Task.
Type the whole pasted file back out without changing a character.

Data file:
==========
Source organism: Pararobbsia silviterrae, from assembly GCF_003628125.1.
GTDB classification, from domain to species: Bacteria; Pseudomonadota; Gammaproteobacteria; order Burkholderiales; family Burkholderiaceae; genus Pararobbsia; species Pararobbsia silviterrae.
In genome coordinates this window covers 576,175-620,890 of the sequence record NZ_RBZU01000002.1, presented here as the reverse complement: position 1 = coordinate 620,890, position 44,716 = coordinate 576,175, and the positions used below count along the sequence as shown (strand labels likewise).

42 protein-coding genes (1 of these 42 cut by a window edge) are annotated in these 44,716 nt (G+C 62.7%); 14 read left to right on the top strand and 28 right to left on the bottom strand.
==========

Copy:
Source organism: Pararobbsia silviterrae, from assembly GCF_003628125.1.
GTDB classification, from domain to species: Bacteria; Pseudomonadota; Gammaproteobacteria; order Burkholderiales; family Burkholderiaceae; genus Pararobbsia; species Pararobbsia silviterrae.
In genome coordinates this window covers 576,175-620,890 of the sequence record NZ_RBZU01000002.1, presented here as the reverse complement: position 1 = coordinate 620,890, position 44,716 = coordinate 576,175, and the positions used below count along the sequence as shown (strand labels likewise).

42 protein-coding genes (1 of these 42 cut by a window edge) are annotated in these 44,716 nt (G+C 62.7%); 14 read left to right on the top strand and 28 right to left on the bottom strand.